Barry Blackwell: The lithium Controversy in Historical Perspective. Collated
Janos Rado's additional final comment on Calcitonin in Lithium-induced nephrogenic diabetes insipidus
Janos Radó’s reply to Hector Warnes’ comments on his additional final comment
Many thanks to Hector Warnes for his recent very interesting comments on my additional final comment of September 13, 2018.
I absolutely agree with Hector Warnes that: “I would not take it lightly if the patient developed nephrogenic diabetes insipidus because of the kidney risks involved unless lithium has been the only mood stabilizing drug that kept the patient symptom free for many years.”
In some patients treated more than10 years with lithium urinary concentrating ability decreases below plasma osmolality. Development of nephrogenic diabetes insipidus as a consequence of long-term lithium treatment is not a rarity anymore. In the two patients with severe disturbance in the renal concentrating operation of Hector Warnes it was a really wise decision to stop lithium therapy. In some cases withdrawal of lithium results in improvement in renal function, while in others lithium-induced nephrogenic diabetes insipidus remains irreversible (Radó and Zdravkova 1991,1993). Even in these cases of “lithium-induced permanent nephrogenic diabetes insipidus” therapy is not absolutely hopeless, there are several therapeutic options available, by which the rest of the patient during night can be somewhat secured by decreasing the polyuria. Thiazide diuretics, indomethacine, amiloride, desmopressin and most importantly combinations of them are our armamentarium in the alleviation of polyuria and polydipsia (Croft, Bedford, Leader and Walker 2018; Mizuno, Fujimoto, Sugiyama et al. 2003; Radó 2018; Radó 2019; Stasior, Kikeri, Duel and Seifter 1991; Weinstock and Moses 1990).
It was the conclusion of our previous work that in such an important form of psychiatric treatment as lithium is, a serious side effect, the disturbance of water metabolism, can be alleviated by clever use of modern antidiuretic interventions. (Radó 2018)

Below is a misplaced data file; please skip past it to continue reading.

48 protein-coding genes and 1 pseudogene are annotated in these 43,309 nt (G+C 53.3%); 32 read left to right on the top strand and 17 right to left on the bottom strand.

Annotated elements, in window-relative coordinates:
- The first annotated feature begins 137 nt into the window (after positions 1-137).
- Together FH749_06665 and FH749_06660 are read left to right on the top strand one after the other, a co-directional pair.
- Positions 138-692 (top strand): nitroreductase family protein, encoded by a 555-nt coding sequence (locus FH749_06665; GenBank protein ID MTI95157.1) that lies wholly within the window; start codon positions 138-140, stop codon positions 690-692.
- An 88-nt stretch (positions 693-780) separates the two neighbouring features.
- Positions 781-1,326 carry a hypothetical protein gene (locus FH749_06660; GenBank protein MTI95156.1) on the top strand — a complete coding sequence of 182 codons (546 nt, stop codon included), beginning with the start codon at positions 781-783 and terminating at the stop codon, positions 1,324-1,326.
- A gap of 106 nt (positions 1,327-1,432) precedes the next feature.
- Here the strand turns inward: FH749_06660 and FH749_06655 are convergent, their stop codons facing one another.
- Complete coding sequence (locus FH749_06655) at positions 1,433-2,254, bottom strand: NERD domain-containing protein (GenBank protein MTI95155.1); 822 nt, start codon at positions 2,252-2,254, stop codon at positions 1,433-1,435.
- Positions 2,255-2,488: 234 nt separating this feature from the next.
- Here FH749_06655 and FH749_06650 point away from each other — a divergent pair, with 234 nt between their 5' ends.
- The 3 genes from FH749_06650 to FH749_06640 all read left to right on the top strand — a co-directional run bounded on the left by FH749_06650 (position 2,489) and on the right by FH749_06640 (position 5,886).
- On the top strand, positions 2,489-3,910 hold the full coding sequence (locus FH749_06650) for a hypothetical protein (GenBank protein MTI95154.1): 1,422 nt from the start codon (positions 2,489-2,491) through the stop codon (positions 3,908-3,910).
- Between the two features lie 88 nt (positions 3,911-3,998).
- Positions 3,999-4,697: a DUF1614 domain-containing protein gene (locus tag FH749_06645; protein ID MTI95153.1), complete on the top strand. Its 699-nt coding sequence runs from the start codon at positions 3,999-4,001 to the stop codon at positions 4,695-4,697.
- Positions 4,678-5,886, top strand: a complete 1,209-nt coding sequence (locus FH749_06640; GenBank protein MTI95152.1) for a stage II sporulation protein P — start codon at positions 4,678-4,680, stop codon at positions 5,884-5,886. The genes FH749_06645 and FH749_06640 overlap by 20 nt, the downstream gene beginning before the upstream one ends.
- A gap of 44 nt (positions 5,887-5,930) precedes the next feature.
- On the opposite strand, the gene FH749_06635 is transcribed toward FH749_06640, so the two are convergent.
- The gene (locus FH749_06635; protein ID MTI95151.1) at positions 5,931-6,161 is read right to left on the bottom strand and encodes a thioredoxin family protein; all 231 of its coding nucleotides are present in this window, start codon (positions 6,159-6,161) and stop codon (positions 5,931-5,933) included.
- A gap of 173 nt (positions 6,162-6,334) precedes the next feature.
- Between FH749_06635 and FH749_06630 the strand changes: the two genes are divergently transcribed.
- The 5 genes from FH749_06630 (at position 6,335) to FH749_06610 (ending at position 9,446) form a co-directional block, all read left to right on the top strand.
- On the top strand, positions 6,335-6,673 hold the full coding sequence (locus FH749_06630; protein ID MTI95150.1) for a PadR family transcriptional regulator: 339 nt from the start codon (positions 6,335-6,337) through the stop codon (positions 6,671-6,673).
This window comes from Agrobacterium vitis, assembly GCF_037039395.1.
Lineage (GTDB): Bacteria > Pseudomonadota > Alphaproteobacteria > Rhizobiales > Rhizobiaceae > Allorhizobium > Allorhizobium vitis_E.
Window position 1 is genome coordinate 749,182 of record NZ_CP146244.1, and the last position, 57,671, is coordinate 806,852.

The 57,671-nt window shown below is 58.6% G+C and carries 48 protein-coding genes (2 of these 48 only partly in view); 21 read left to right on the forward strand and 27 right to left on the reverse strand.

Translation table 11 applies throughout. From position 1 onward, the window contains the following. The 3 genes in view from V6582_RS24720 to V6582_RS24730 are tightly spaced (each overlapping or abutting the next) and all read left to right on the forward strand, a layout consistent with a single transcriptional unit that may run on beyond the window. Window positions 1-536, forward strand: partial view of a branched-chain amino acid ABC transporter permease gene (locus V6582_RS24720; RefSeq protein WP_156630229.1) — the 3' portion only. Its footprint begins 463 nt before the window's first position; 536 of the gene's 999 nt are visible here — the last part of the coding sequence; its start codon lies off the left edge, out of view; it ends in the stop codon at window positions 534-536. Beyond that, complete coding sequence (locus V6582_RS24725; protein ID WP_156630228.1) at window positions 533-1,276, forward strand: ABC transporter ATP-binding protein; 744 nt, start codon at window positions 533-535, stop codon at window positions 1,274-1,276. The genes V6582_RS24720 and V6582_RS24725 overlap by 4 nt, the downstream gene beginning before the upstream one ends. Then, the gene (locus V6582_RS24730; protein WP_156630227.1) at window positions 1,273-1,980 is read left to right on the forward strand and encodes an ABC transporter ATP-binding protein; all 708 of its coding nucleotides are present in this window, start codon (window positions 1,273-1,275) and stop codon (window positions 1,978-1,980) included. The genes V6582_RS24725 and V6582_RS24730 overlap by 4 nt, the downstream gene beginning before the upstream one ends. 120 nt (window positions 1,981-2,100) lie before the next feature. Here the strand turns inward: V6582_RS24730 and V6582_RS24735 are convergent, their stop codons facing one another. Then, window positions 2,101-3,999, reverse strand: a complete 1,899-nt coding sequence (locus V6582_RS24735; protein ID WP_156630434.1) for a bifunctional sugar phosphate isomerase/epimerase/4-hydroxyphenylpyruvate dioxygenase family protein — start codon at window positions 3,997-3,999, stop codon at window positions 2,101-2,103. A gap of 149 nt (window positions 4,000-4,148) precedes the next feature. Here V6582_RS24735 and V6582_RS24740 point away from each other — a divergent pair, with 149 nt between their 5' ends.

Kalita-De Croft P, Bedford JJ, Leader JP, Walker RJ. Amiloride modifies the progression of lithium-induced renal interstitial fibrosis. Nephrology (Carlton). 2018 Jan;23(1):20-30.
Mizuno H, Fujimoto S, Sugiyama Y, Kobayashi M, Ohro Y, Uchida S, Sasaki S, Togari H. Successful treatment of partial nephrogenic diabetes insipidus with thiazide and desmopressin. Hormone Research 2003; 59(6) :297-300.
Radó’ J. Use of modern antidiuretic agents in the treatment of permanent lithium-induced nephrogenic diabetes insipidus (Administration of excessive doses of desmopressin resulted in clinically relevant antidiuresis, enhanced by indomethacine and abolished by calcitonine). inhn.org.collated. January 25, 2018.
Radó JP, Zdravkova S. Lithium-induced chronic water-metabolism disorder (nephrogenic diabetes insipidus)]. Orv Hetil. 1991;132, 1987-90.
Radó J. Renal Toxicity of Lithium in Historical Perspective with Special Reference To Nephrogenic Diabetes Insipidus and its Treatment. inhn.org.controversies. May 2. 2019.
Radó JP, Zdravkova S. Effect of Indomethacine and Calcitonin During Administration of 1-Deamino-8-D-Arginin-Vasopressin (dDAVP) on Free Water Clearance in Nephrogenic diabetes Insipidus (NDI). XIIth International Congress of Nephrology. June 13–18, 1993 Jerusalem, Israel.
Stasior DS, Kikeri D, Duel B, Seifter JL. Nephrogenic diabetes insipidus responsive to indomethacine plus dDAVP. New Eng J Med 1991; 324: 850-1.
Weinstock RS Moses AM. Desmopressin and indomethacine therapy for nephrogenic diabetes insipidus in patients receiving lithium carbonate. South Med J 1990; 83: 1475-7.
August 15, 2019